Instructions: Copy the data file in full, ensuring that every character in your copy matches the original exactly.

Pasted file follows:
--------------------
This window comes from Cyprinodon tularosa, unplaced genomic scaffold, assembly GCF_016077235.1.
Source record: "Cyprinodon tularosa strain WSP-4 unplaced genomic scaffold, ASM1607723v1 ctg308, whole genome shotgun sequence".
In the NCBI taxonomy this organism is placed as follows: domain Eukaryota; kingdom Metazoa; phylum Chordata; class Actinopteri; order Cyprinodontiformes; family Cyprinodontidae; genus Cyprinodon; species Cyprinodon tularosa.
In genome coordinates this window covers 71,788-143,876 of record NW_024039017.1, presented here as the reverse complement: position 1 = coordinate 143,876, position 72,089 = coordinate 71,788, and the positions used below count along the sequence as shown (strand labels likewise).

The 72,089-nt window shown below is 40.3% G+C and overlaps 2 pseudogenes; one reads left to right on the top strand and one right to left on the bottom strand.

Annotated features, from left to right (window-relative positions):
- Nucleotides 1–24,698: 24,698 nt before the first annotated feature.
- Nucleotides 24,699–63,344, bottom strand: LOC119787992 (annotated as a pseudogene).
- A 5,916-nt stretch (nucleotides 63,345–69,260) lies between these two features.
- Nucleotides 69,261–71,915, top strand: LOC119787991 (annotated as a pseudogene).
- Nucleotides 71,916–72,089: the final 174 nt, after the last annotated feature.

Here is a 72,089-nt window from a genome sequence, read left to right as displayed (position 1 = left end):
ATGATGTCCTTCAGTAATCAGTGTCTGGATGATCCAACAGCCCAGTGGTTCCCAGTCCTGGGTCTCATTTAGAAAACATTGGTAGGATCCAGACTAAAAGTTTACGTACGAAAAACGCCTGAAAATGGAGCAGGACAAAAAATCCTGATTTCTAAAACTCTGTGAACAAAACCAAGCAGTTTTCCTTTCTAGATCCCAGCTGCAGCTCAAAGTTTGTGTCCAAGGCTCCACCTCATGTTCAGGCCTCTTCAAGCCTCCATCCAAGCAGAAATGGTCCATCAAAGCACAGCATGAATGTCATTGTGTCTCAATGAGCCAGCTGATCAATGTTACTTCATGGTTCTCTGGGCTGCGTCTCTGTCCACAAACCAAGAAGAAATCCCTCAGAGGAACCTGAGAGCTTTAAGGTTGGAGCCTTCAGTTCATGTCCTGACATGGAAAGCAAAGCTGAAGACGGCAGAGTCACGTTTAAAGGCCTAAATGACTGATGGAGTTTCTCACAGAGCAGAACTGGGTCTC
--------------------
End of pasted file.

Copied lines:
This window comes from Cyprinodon tularosa, unplaced genomic scaffold, assembly GCF_016077235.1.
Source record: "Cyprinodon tularosa strain WSP-4 unplaced genomic scaffold, ASM1607723v1 ctg308, whole genome shotgun sequence".
In the NCBI taxonomy this organism is placed as follows: domain Eukaryota; kingdom Metazoa; phylum Chordata; class Actinopteri; order Cyprinodontiformes; family Cyprinodontidae; genus Cyprinodon; species Cyprinodon tularosa.
In genome coordinates this window covers 71,788-143,876 of record NW_024039017.1, presented here as the reverse complement: position 1 = coordinate 143,876, position 72,089 = coordinate 71,788, and the positions used below count along the sequence as shown (strand labels likewise).

The 72,089-nt window shown below is 40.3% G+C and overlaps 2 pseudogenes; one reads left to right on the top strand and one right to left on the bottom strand.

Annotated features, from left to right (window-relative positions):
- Nucleotides 1–24,698: 24,698 nt before the first annotated feature.
- Nucleotides 24,699–63,344, bottom strand: LOC119787992 (annotated as a pseudogene).
- A 5,916-nt stretch (nucleotides 63,345–69,260) lies between these two features.
- Nucleotides 69,261–71,915, top strand: LOC119787991 (annotated as a pseudogene).
- Nucleotides 71,916–72,089: the final 174 nt, after the last annotated feature.

Here is a 72,089-nt window from a genome sequence, read left to right as displayed (position 1 = left end):
ATGATGTCCTTCAGTAATCAGTGTCTGGATGATCCAACAGCCCAGTGGTTCCCAGTCCTGGGTCTCATTTAGAAAACATTGGTAGGATCCAGACTAAAAGTTTACGTACGAAAAACGCCTGAAAATGGAGCAGGACAAAAAATCCTGATTTCTAAAACTCTGTGAACAAAACCAAGCAGTTTTCCTTTCTAGATCCCAGCTGCAGCTCAAAGTTTGTGTCCAAGGCTCCACCTCATGTTCAGGCCTCTTCAAGCCTCCATCCAAGCAGAAATGGTCCATCAAAGCACAGCATGAATGTCATTGTGTCTCAATGAGCCAGCTGATCAATGTTACTTCATGGTTCTCTGGGCTGCGTCTCTGTCCACAAACCAAGAAGAAATCCCTCAGAGGAACCTGAGAGCTTTAAGGTTGGAGCCTTCAGTTCATGTCCTGACATGGAAAGCAAAGCTGAAGACGGCAGAGTCACGTTTAAAGGCCTAAATGACTGATGGAGTTTCTCACAGAGCAGAACTGGGTCTC